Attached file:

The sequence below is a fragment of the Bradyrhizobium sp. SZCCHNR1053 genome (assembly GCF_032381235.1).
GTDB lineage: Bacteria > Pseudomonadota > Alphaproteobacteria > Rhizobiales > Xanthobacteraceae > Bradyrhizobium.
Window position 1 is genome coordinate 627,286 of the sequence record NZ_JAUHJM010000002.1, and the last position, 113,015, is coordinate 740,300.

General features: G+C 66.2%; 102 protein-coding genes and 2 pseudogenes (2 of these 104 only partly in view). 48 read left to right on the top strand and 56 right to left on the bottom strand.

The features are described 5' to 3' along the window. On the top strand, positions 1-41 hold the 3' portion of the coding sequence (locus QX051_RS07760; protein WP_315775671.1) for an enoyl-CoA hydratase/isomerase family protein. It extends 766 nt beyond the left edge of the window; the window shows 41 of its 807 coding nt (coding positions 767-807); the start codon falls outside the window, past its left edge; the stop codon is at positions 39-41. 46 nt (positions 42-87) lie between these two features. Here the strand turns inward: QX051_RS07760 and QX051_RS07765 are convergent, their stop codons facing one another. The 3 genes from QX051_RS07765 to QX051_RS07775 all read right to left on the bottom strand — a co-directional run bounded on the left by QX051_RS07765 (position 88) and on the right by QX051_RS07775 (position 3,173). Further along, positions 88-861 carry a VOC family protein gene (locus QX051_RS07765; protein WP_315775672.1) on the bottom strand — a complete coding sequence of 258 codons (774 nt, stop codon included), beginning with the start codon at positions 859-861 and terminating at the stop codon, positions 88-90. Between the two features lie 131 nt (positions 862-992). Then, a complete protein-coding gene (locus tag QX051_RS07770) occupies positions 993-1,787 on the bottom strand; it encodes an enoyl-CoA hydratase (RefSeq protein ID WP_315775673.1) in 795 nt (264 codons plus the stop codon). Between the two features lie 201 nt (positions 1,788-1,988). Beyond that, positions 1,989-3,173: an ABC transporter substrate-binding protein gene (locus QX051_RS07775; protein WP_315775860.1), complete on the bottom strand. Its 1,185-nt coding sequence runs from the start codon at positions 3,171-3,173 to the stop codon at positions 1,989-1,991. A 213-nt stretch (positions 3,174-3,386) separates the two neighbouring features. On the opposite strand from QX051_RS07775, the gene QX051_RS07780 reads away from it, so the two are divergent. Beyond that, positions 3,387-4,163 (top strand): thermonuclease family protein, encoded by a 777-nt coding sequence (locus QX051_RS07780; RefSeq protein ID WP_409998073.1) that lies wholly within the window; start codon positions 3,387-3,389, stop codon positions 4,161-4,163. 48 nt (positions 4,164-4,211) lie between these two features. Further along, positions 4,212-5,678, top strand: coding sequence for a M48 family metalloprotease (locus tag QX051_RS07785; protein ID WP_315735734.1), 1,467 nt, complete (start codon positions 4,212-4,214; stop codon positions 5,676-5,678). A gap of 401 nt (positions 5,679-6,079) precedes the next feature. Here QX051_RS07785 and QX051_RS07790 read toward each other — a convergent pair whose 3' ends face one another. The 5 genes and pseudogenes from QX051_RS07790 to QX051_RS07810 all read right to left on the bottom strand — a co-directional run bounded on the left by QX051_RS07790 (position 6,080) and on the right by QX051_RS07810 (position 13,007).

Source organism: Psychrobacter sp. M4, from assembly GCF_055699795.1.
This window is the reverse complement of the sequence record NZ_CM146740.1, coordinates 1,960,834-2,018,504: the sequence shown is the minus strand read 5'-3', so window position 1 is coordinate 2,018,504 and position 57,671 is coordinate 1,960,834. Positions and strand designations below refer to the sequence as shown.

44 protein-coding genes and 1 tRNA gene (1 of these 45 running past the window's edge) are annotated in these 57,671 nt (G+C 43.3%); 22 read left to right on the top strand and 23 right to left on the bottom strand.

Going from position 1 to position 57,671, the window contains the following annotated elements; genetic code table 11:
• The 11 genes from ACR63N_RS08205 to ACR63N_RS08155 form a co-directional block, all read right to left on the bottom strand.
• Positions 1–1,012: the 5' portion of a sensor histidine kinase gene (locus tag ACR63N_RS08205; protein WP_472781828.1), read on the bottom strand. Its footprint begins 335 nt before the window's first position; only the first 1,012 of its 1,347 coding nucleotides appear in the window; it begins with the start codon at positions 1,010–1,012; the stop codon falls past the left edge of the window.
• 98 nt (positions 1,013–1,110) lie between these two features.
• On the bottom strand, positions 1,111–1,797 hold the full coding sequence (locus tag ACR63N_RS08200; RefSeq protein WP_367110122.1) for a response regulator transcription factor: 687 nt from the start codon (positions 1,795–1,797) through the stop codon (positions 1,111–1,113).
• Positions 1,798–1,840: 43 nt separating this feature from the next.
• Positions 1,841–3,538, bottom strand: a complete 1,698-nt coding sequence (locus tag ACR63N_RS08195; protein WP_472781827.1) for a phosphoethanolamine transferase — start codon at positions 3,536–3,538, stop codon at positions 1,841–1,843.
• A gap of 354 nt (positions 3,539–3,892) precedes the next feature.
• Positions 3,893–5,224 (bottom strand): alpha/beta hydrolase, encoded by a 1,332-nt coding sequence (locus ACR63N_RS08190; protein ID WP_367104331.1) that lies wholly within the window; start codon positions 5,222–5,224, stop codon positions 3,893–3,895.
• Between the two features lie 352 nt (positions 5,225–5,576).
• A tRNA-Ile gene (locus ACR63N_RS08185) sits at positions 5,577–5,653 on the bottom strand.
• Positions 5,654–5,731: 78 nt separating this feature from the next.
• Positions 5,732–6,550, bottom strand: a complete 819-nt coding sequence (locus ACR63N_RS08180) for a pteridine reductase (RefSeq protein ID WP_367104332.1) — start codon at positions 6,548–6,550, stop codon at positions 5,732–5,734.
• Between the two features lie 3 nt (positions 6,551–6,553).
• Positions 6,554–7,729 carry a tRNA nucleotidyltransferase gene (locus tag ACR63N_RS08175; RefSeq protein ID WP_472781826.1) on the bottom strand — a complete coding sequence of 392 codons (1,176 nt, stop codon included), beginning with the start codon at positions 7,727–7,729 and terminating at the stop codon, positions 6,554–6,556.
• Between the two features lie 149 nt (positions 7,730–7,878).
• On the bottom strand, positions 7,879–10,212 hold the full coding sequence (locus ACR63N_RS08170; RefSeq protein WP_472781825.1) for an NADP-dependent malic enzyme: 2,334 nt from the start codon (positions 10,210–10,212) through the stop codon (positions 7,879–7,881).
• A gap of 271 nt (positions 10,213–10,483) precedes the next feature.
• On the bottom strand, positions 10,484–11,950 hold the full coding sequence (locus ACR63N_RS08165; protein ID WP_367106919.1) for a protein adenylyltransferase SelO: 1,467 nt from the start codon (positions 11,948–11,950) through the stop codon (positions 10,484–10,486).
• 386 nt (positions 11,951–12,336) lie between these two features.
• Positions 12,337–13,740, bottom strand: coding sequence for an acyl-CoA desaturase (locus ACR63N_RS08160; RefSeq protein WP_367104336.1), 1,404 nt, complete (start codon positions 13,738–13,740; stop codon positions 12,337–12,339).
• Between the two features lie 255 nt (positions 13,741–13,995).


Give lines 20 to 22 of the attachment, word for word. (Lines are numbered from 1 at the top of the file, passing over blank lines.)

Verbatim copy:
• Positions 5,654–5,731: 78 nt separating this feature from the next.
• Positions 5,732–6,550, bottom strand: a complete 819-nt coding sequence (locus ACR63N_RS08180) for a pteridine reductase (RefSeq protein ID WP_367104332.1) — start codon at positions 6,548–6,550, stop codon at positions 5,732–5,734.
• Between the two features lie 3 nt (positions 6,551–6,553).